# Show that $a^{(p-1)(q-1)} \equiv 1 \pmod{n}$

Let $p$ and $q$ be two different prime numbers, and $n = p \cdot q$. Let $a$ be a number relative prime to $n$. Use Fermat's little theorem and the Chinese remainder theorem to show that \begin{equation} a^{(p-1)(q-1)} \equiv 1 \pmod{n} \end{equation} By the Chinese remainder theorem I can write this as the system of linear congruences \begin{align*} \begin{cases} a^{(p-1)(q-1)} \equiv 1 \pmod{p} \\ a^{(p-1)(q-1)} \equiv 1 \pmod{q} \end{cases} \end{align*} Assuming that the inverse is simply 1 in both cases, that yields the solution \begin{align*} x \equiv a^{(p-1)(q-1)}(q+p) \pmod n \end{align*} Fermat's little theorem gives that \begin{align*} a^{p-1} \equiv 1 \pmod p \\ a^{q-1} \equiv 1 \pmod q \\ \end{align*} I don't really understand how to combine these to get the desired result.

• In my course we called it the Little Fermat improved theorem ! There is a hidden Gauss lemma in other proofs ;) – Maman Oct 6 '16 at 17:46

So close! Just raise the first equation to the power of $q-1$ and raise the second equation to the power of $p-1$. Now, you can apply the Chinese Remainder Theorem.

• Thanks! I felt like I was very close, but I just couldn't see the it. – SBS Oct 6 '16 at 17:37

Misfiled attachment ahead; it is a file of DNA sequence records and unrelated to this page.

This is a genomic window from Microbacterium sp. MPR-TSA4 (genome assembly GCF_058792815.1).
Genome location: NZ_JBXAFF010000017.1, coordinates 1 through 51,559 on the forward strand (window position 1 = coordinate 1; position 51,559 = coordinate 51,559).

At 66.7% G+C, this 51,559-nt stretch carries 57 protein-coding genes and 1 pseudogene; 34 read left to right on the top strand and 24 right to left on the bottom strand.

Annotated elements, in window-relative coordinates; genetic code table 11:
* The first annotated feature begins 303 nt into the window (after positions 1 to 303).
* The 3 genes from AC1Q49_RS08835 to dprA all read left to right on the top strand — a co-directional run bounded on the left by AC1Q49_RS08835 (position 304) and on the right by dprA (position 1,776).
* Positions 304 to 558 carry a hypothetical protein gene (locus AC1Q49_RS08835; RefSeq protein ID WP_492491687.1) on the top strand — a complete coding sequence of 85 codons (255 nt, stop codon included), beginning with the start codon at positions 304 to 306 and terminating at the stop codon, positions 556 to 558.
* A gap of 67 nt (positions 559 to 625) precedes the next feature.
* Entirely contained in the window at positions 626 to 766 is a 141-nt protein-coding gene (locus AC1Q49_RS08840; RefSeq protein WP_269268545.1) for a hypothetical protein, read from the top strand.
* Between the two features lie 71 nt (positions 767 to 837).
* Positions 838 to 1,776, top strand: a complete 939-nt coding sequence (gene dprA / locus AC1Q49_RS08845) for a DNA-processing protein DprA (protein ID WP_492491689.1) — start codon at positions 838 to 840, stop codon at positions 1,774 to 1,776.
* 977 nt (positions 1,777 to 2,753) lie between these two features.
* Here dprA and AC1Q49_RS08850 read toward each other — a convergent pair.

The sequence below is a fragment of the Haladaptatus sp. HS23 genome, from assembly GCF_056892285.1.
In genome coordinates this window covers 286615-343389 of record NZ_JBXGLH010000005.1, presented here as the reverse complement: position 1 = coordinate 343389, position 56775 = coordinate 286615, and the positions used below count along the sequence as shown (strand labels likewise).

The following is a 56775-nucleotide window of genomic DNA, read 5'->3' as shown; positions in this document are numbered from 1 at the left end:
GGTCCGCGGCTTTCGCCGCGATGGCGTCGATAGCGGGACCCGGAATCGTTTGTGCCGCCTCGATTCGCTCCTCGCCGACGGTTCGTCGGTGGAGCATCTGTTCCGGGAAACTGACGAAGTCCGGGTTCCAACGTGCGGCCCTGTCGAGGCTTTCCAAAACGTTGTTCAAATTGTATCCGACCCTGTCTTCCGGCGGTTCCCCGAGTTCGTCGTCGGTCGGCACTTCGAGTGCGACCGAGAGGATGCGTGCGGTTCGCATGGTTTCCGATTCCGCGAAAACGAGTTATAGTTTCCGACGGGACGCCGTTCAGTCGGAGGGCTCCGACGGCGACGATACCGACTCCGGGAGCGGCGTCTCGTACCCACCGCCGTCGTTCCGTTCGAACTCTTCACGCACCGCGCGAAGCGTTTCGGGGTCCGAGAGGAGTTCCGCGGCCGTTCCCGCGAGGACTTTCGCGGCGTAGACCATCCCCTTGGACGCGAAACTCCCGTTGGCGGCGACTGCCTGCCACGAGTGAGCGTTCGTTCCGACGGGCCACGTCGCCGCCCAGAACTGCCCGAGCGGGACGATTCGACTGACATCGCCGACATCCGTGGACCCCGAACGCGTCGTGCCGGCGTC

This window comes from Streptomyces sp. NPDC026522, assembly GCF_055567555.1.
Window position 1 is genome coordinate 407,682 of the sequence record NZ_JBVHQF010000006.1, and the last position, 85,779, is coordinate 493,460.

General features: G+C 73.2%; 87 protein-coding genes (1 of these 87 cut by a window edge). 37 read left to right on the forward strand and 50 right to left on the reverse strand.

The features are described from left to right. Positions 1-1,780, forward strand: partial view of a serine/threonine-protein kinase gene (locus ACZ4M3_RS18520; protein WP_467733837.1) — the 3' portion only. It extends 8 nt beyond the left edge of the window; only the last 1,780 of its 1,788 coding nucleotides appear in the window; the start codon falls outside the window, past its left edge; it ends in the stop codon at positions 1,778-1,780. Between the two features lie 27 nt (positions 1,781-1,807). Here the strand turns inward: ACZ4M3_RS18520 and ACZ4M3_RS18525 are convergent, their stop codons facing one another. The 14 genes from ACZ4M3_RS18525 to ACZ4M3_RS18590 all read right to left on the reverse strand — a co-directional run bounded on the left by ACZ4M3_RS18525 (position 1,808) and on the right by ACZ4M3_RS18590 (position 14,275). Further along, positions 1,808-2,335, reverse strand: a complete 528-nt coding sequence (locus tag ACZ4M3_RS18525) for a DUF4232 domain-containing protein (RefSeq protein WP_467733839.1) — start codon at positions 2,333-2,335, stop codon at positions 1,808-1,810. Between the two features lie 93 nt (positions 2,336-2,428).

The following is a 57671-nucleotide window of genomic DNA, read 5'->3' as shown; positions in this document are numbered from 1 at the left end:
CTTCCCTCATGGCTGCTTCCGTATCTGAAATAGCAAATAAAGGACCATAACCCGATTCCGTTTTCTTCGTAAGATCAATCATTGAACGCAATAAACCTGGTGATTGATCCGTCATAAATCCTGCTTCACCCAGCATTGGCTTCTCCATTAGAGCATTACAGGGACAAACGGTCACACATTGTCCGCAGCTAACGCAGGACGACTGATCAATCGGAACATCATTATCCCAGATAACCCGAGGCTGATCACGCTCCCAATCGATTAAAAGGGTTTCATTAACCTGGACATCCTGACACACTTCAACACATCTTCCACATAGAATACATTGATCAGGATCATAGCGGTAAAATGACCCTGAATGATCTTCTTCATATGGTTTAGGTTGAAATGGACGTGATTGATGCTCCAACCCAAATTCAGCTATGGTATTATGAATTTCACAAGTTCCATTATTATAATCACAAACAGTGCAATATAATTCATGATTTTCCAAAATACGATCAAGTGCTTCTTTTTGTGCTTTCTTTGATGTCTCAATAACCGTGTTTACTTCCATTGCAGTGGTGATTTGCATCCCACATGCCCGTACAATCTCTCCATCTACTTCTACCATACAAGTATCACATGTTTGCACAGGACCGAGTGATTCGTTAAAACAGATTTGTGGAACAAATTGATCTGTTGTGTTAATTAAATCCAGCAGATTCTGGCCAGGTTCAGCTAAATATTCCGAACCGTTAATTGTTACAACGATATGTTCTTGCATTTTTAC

Note that $\phi(n) = \phi(pq) = \phi(p)\phi(q) = (p-1)(q-1)$, where $\phi$ is the Euler Totient Function. Also we know that whenever $(a,n) = 1$

$$a^{\phi(n)} \equiv 1 \pmod n$$

• I know, but I don't think I was supposed to use the Euler Theorem since we haven't learned about that yet. – SBS Oct 6 '16 at 17:36

Given, $p$, $q$ are prime, $\phi(pq)=(p-1)(q-1)$ because every integer less or equal to a prime is relatively prime with that integer. Therefore, $\phi(p)=(p-1)$ and since it is $\phi$ is multiplicative, $\phi(pq)=(p-1)(q-1)$. Euler's theorem states that $a^{ϕ(n)}≡1 (mod n)$, when $(a,n)=1$. Therefore, $a^{(p-1)(q-1)}≡1 (mod n)$.

• This is a very funny site, it supports latex formulas! Look, how well your answer looks now. I edited it! – peterh Mar 17 '18 at 19:07